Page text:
Arnold Beichman: Why I Miss the Cold WarRoundup: Historians' Take
Am I being wholly rational when I say that I miss the Cold War?
There was a time, say a decade ago, when I wouldn't have hesitated for a minute to answer that I most certainly do not miss the Cold War. But as I pull my shoes back on at Sea-Tac airport, rebuckle by belt, repack my laptop, mourn the confiscation of my metal money clip (with a tiny, hidden knife blade) and watch female airport security agents pass their wands over the bras of female passengers, I have a curious thought: In the worst days of the Cold War, even during the Cuban missile crisis, you simply showed your ticket and marched onto the plane. And if your plane was hijacked to Cuba, it might only mean a short delay for refueling and back home without a scratch.
To put it simply, I never thought I'd look back on the Cold War with a rash of rather kindly, if awkward, memories. Admittedly, most people who live in Russia, Poland, East Germany, Hungary, Czechoslovakia, Bulgaria and the Baltic states wouldn't feel quite the same way. Yet today, even these liberated countries have to worry about Islamist terrorism because they all have Western embassies in their midst. The Cold War world of the 20th century is not the world of the 21st. To amend Hobbes's "Leviathan": It is a condition of war of some against all, a universal vulnerability. We have gone from a world of bipolar quasi-stability to a world of bipolar anarchy. That transformation has affected our quality of life as the Cold War never did to those of us fortunate enough to have lived beyond the Iron Curtain and outside the Berlin Wall.
Totalitarian Russia in the Stalin-Khrushchev-Brezhnev-Andropov era was a horrifying example of socialism at work. The Cold War had many frightening moments -- the Soviet invasion of Czechoslovakia and even the aberrant Soviet shootdown of Korean Flight 007 on Sept. 1, 1983 -- but we never had to worry about anybody else's shoes. Despite the ferocity of Soviet diplomacy, the West still engaged in cultural exchanges with the Soviet Union. And we managed to carve out with it a Helsinki agreement on human rights. Can it be that the Kremlin was more civilized outside its own borders than Osama bin Laden is outside his mosque?....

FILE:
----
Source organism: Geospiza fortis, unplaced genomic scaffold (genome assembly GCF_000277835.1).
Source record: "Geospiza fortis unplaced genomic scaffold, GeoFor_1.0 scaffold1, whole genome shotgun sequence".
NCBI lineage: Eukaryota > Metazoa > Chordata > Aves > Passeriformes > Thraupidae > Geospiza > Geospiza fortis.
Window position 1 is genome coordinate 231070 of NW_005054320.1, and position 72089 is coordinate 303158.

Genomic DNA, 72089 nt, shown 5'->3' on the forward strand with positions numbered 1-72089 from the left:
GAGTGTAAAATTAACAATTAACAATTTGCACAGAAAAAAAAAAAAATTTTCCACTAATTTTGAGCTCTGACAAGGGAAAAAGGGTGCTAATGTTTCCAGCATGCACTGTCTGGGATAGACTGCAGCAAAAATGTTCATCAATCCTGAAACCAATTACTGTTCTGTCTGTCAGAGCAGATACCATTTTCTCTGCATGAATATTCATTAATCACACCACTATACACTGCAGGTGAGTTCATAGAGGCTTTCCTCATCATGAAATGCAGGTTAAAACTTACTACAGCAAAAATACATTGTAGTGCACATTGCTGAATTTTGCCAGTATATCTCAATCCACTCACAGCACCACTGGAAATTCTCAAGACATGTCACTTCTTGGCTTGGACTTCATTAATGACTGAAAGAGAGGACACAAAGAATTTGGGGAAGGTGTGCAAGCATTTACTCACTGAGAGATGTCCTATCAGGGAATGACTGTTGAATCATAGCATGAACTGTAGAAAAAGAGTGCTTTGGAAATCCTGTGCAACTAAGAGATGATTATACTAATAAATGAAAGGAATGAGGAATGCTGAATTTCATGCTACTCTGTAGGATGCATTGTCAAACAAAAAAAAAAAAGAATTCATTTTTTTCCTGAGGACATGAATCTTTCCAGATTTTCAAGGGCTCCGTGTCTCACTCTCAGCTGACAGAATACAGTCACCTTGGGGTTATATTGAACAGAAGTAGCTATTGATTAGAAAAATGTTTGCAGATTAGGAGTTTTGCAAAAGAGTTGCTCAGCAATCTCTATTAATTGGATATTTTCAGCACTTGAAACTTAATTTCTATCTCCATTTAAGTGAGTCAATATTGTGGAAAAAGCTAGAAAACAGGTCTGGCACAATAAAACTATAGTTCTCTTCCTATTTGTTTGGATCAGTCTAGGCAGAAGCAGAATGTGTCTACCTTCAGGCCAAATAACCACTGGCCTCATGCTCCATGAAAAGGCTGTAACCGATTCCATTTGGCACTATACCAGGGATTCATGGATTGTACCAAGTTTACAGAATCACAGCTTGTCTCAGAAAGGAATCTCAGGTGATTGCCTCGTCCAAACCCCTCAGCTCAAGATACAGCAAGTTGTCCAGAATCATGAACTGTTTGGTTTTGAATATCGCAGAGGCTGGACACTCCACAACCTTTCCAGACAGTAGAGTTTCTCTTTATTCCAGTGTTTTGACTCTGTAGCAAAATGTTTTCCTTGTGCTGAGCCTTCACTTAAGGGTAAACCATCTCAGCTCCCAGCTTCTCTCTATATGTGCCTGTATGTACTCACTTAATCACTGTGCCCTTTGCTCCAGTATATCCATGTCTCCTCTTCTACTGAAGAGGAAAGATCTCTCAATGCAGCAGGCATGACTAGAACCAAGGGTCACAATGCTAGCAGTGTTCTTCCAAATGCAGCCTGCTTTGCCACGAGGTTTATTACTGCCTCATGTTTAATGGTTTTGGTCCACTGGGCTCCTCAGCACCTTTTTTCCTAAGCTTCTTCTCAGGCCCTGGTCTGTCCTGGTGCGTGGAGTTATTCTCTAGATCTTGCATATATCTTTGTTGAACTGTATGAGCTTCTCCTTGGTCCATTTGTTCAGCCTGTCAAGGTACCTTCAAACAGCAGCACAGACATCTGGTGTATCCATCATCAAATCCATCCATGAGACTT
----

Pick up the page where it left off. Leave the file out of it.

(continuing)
Soviet history is replete with courageous opponents among its own people: Sakharov, Solzhenytsin, Bukovsky, Ginsberg, Mandelstam, Pasternak, Akhmatova, Bulgakov, Zamyatin, Zoshchenko and others. Where is the anti-Osama opposition in the Islamic world?
The story is far different with bin Laden and his single-minded followers. All one need do is read the mosque sermons. The Islamist jihadists have no immediate desire to convert the West to Islam. They are not interested in WHAM'ing ("winning the hearts and minds," as it used to be called in the days of the Vietnam War). They are not interested in negotiations, summit meetings, detente agreements, cultural exchanges or non-aggression pacts, as we all were during the Cold War. As an ultra-state, ultra-government, ultra-treasury, ultra-supreme court legitimized, in its own eyes, by the Koran, al Qaeda decides who lives and who dies.
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